It had been bad enough hitting himself in the face with a juggling ball. It had been bad enough that, in his enthusiasm, had pied the instructor's face on his first throw. This, though. This was downright humiliating. His face is painted entirely white, with thin black lines through the eyes. The lips, too, are black. He'd tried to go for something of a "street-savvy" clown, but in his opinion, he looks like a complete idiot.
'You look fine,' Prentiss reassures him.
'So why are you laughing?'
'I'm not laughing,' she protests. 'It's all the face!'
And at that moment, their relatively light-hearted conversation is interrupted by an earth-shattering scream.
It's coming from the big top. Before it can even stop, Prentiss, Reid and Morgan are on the move. What they're wearing doesn't matter. Beneath it all, they are what they have always been. Ass-kicking FBI Agents.
The Dean of Clowns is standing in the center of the arena with a bloody knife in his hand. Morgan's roommate – Clifford Crichton – is clutching at his bleeding neck. They don't have time to agonize over their failures.
'Drop the knife, Dean,' Morgan calls out. He's feeling oddly naked without his Glock 17.
And then suddenly, the Dean is running. Morgan looks to his left. There's a table with nothing on it but cream pies.
He remembers his football days. He puts every ounce of his strength into the throw. It takes the Dean in the back of the head. It's enough to distract him, but only momentarily. By that time, the three agents are already moving.
'Get me a bucket of water!' commands Morgan, who is leading the fray. Fumbling with a bucket, Reid manages to spill most of the water onto himself before getting the bucket to Morgan. So focused on the Dean, Morgan fails to notice that the bucket is empty when he throws it in the Dean's direction.
In floppy shoes five sizes too big, running is difficult. While trying to flank the Dean's left, Prentiss manages to trip all three of the team up, sending them crashing into the fleeing clown.
A tangle of feet, baggy pants and fake noses, the four individuals are met with the sight of three FBI agents, two of them looking highly amused.
'You're under arrest, Dean,' says Hotch, rummaging through the pile of bodies to try and find the Dean's wrists.
'They could have been anything!' yelled the Dean, and six sets of eyes roll. The inevitable post-takedown rant. 'They could have been anything they wanted, and they chose to go to clown college! They had all the opportunities I didn't! They're wastes of space, I tell you!'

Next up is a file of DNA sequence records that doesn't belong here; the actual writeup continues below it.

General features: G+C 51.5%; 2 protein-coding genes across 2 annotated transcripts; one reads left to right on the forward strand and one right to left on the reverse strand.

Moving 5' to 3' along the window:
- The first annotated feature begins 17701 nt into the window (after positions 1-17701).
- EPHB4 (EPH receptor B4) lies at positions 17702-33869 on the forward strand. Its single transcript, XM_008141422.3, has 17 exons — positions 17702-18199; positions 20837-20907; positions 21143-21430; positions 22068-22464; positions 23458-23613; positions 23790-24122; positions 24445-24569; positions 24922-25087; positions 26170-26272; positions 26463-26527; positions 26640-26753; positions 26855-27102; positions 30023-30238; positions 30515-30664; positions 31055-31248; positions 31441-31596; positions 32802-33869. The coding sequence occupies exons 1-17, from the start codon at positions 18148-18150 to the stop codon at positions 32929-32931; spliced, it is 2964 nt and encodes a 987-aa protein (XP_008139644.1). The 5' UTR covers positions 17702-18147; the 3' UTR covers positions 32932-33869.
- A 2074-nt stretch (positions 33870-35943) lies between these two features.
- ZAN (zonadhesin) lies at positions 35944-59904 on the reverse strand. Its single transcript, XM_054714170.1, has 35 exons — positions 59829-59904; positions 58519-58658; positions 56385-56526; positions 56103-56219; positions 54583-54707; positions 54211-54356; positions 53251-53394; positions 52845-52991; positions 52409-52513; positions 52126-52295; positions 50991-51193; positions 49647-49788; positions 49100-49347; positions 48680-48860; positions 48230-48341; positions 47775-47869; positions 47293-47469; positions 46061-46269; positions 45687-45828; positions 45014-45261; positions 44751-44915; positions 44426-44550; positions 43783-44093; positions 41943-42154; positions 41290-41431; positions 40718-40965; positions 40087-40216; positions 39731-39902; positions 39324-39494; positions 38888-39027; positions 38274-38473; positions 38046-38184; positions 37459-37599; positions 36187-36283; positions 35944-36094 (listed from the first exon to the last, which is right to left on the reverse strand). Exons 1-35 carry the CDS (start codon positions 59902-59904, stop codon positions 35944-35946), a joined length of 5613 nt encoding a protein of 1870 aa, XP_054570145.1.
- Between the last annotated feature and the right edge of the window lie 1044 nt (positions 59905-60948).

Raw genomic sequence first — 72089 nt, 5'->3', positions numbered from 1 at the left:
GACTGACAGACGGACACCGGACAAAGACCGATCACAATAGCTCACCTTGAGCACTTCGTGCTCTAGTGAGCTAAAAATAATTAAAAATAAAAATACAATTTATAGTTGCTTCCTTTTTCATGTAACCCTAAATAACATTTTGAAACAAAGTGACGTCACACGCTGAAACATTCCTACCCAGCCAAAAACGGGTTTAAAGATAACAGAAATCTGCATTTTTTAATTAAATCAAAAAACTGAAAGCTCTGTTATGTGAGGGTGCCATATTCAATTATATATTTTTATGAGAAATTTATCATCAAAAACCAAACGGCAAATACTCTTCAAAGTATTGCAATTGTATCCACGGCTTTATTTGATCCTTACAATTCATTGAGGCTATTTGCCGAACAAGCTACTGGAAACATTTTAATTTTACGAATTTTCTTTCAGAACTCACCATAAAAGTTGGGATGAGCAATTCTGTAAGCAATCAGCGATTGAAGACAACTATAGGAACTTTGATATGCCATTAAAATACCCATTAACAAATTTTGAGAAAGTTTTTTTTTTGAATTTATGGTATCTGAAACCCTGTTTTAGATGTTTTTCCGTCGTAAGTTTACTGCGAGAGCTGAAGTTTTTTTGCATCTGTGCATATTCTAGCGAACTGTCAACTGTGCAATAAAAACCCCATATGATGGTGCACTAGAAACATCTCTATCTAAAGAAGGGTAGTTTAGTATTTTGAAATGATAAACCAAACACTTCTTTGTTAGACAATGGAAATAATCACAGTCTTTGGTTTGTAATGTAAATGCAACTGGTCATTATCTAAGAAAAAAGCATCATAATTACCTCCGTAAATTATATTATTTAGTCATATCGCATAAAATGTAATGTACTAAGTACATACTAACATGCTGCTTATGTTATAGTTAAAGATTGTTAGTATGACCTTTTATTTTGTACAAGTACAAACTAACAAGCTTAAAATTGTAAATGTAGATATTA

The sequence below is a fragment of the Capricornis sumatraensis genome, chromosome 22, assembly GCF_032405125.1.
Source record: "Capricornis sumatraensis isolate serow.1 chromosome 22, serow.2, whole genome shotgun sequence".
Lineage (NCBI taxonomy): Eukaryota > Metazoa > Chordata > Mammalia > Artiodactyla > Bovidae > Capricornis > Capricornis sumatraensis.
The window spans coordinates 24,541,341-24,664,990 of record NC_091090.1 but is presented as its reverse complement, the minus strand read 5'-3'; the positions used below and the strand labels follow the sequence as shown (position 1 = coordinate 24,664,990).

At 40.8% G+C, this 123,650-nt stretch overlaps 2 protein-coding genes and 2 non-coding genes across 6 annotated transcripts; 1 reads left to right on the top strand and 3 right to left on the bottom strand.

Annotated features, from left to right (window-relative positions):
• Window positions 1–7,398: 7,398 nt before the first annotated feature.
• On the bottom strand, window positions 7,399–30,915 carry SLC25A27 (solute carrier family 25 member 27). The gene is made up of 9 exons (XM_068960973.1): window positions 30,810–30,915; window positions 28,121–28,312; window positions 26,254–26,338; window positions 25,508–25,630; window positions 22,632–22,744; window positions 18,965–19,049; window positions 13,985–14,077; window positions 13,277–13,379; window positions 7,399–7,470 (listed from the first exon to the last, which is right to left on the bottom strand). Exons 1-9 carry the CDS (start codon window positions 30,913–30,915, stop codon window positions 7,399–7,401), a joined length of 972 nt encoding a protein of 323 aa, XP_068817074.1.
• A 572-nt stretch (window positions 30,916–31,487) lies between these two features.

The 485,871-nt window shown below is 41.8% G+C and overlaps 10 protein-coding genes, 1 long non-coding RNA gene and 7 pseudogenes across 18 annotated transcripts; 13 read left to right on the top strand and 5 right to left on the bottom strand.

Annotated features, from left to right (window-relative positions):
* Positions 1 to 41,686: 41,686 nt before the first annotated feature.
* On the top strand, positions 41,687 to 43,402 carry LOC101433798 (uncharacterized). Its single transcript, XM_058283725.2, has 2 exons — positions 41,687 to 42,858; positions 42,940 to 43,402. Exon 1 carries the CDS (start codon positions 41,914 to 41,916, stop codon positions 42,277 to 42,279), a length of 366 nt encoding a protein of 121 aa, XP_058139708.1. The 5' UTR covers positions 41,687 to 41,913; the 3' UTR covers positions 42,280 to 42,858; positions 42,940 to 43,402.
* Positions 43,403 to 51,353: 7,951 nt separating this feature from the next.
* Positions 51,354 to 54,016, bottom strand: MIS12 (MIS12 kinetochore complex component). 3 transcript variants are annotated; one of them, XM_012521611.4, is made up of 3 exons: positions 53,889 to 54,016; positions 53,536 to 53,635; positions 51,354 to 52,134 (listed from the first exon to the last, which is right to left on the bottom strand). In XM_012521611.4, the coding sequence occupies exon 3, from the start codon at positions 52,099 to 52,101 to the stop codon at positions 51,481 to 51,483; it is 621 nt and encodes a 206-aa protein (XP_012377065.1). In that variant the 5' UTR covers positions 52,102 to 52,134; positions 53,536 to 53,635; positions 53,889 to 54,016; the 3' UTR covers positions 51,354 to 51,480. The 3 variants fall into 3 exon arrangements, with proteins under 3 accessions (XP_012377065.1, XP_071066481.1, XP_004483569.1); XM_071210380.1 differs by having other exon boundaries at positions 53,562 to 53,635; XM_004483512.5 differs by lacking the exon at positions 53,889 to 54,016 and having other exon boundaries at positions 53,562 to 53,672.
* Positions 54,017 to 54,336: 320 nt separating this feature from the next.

And Hotch leads him a way, a firm grip on his wrists.
JJ tends to Clifford Crichton, whilst Rossi helps his teammates off the floor.
None of them look amused.
The head of the Delphinus College of Comedic Studies has a strange look on his face. Children were afraid enough of clowns as it was – then the Dean had to go and become a serial killer?
'Thank-you for your help,' he tells the three members of the BAU who had, until ten minutes ago, been undercover as clowns. They are now sans makeup, and back in their own clothes.
'Though I must express my regrets at your status. You gave a fine performance in your takedown. I'm sure you all would have made exceptional clowns.'
Morgan frowns. 'Wait, how did you see that? We were the only ones there.'
The head of the school smiles. 'We have security cameras in the big top,' he explains. 'I'm quite certain this footage will go on our promotional videos. With due credit attached, of course.'
Morgan's lip twitches.
Two days later, they're back at the BAU, and Derek Morgan is pissed as hell.
'Who put this up?' he's yelling. 'Who?'
It's a picture of the three of them in full costume, complete with the subtitle: "Finest Minds in the FBI."
'Ten bucks it was Garcia,' says Prentiss bitterly. She's still limping slightly from their ungainly takedown of the unsub.
The thought of it being Garcia doesn't seem to comfort Morgan. He's still got an angry look on his face.
Reid nudges Prentiss. 'I guess we know who the serious, arrogant one is,' he mutters.
Sometimes, all they can ever do is laugh.